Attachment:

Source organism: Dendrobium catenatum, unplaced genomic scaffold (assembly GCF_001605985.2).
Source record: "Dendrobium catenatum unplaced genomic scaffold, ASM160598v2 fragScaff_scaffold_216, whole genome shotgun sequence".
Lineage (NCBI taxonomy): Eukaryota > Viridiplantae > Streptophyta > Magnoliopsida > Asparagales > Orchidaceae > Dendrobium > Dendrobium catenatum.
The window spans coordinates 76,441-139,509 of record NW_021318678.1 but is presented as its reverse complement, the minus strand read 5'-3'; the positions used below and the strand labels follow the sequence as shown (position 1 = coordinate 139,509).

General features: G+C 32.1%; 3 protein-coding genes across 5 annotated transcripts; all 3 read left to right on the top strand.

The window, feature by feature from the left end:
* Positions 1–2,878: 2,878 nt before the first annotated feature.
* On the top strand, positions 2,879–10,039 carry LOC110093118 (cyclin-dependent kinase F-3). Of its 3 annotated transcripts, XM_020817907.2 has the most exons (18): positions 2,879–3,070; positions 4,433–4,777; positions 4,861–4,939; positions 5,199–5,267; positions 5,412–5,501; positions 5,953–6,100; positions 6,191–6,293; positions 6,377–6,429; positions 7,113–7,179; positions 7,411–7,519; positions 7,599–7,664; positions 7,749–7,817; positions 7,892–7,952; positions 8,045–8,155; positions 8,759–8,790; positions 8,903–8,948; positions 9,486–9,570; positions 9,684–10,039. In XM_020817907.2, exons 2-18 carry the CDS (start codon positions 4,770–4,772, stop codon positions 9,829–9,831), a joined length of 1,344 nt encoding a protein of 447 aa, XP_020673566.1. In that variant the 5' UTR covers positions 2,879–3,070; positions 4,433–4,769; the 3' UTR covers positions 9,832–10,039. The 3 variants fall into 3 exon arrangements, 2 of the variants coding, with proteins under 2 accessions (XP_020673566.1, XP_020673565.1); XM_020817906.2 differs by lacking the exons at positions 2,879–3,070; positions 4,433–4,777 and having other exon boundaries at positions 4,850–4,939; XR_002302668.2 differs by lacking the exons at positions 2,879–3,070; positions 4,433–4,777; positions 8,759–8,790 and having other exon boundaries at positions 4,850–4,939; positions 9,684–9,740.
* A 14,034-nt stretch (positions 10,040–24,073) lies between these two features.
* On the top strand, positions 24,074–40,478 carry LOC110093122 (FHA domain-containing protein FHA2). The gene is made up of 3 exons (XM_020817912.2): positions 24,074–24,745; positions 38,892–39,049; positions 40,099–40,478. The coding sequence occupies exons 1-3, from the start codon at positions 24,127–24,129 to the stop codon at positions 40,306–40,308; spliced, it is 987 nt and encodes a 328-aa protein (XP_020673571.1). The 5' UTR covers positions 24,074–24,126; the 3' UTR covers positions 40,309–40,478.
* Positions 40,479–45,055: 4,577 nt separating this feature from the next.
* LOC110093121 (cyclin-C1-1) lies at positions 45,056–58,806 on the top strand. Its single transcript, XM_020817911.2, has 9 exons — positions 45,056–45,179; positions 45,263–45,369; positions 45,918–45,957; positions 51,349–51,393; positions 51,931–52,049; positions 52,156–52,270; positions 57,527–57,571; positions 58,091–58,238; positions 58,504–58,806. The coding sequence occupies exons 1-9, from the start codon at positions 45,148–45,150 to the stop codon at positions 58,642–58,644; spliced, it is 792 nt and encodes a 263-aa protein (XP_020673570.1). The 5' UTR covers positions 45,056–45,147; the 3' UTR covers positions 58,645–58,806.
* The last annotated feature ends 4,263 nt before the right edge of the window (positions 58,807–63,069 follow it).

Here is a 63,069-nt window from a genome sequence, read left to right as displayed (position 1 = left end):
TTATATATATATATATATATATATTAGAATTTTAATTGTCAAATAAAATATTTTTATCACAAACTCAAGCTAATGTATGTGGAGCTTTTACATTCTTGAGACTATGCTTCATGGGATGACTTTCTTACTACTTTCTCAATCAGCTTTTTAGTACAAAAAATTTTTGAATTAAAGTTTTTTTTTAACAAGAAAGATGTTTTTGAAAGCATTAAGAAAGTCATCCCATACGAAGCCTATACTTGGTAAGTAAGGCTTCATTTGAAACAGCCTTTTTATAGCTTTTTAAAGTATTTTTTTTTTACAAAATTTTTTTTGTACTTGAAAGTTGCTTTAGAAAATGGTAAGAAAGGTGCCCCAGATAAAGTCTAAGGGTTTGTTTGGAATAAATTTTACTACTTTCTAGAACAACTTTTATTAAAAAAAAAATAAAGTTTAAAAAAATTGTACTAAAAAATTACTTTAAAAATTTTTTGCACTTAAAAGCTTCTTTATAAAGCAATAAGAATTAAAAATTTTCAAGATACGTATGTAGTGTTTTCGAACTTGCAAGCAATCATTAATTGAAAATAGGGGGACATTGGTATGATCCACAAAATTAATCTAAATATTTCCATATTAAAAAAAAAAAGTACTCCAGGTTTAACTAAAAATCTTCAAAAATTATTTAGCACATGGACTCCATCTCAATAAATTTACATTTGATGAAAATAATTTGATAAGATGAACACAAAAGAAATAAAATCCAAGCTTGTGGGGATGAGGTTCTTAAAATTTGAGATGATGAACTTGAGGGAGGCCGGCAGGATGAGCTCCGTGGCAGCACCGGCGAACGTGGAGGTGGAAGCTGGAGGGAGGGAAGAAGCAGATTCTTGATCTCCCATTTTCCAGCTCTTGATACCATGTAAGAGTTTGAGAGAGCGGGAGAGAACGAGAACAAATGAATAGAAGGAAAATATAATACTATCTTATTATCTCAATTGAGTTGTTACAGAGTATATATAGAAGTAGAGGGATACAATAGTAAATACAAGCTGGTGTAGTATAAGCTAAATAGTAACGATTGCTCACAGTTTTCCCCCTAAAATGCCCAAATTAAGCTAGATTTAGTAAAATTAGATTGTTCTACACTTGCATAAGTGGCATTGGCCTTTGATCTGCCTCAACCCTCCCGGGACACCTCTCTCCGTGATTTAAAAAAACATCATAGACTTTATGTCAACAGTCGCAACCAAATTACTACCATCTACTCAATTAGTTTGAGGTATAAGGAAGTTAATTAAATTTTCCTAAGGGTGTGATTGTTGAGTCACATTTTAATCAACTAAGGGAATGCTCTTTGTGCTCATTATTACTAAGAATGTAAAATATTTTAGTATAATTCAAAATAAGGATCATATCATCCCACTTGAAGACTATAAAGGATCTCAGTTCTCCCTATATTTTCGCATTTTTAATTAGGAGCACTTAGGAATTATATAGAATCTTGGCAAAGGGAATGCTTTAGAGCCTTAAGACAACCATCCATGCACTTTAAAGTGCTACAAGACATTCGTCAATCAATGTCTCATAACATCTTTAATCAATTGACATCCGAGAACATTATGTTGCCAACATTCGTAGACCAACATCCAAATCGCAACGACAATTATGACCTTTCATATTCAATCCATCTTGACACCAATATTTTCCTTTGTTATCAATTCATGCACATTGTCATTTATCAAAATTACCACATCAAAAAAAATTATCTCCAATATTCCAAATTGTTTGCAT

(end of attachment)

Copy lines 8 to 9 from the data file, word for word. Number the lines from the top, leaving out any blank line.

* On the top strand, positions 2,879–10,039 carry LOC110093118 (cyclin-dependent kinase F-3). Of its 3 annotated transcripts, XM_020817907.2 has the most exons (18): positions 2,879–3,070; positions 4,433–4,777; positions 4,861–4,939; positions 5,199–5,267; positions 5,412–5,501; positions 5,953–6,100; positions 6,191–6,293; positions 6,377–6,429; positions 7,113–7,179; positions 7,411–7,519; positions 7,599–7,664; positions 7,749–7,817; positions 7,892–7,952; positions 8,045–8,155; positions 8,759–8,790; positions 8,903–8,948; positions 9,486–9,570; positions 9,684–10,039. In XM_020817907.2, exons 2-18 carry the CDS (start codon positions 4,770–4,772, stop codon positions 9,829–9,831), a joined length of 1,344 nt encoding a protein of 447 aa, XP_020673566.1. In that variant the 5' UTR covers positions 2,879–3,070; positions 4,433–4,769; the 3' UTR covers positions 9,832–10,039. The 3 variants fall into 3 exon arrangements, 2 of the variants coding, with proteins under 2 accessions (XP_020673566.1, XP_020673565.1); XM_020817906.2 differs by lacking the exons at positions 2,879–3,070; positions 4,433–4,777 and having other exon boundaries at positions 4,850–4,939; XR_002302668.2 differs by lacking the exons at positions 2,879–3,070; positions 4,433–4,777; positions 8,759–8,790 and having other exon boundaries at positions 4,850–4,939; positions 9,684–9,740.
* A 14,034-nt stretch (positions 10,040–24,073) lies between these two features.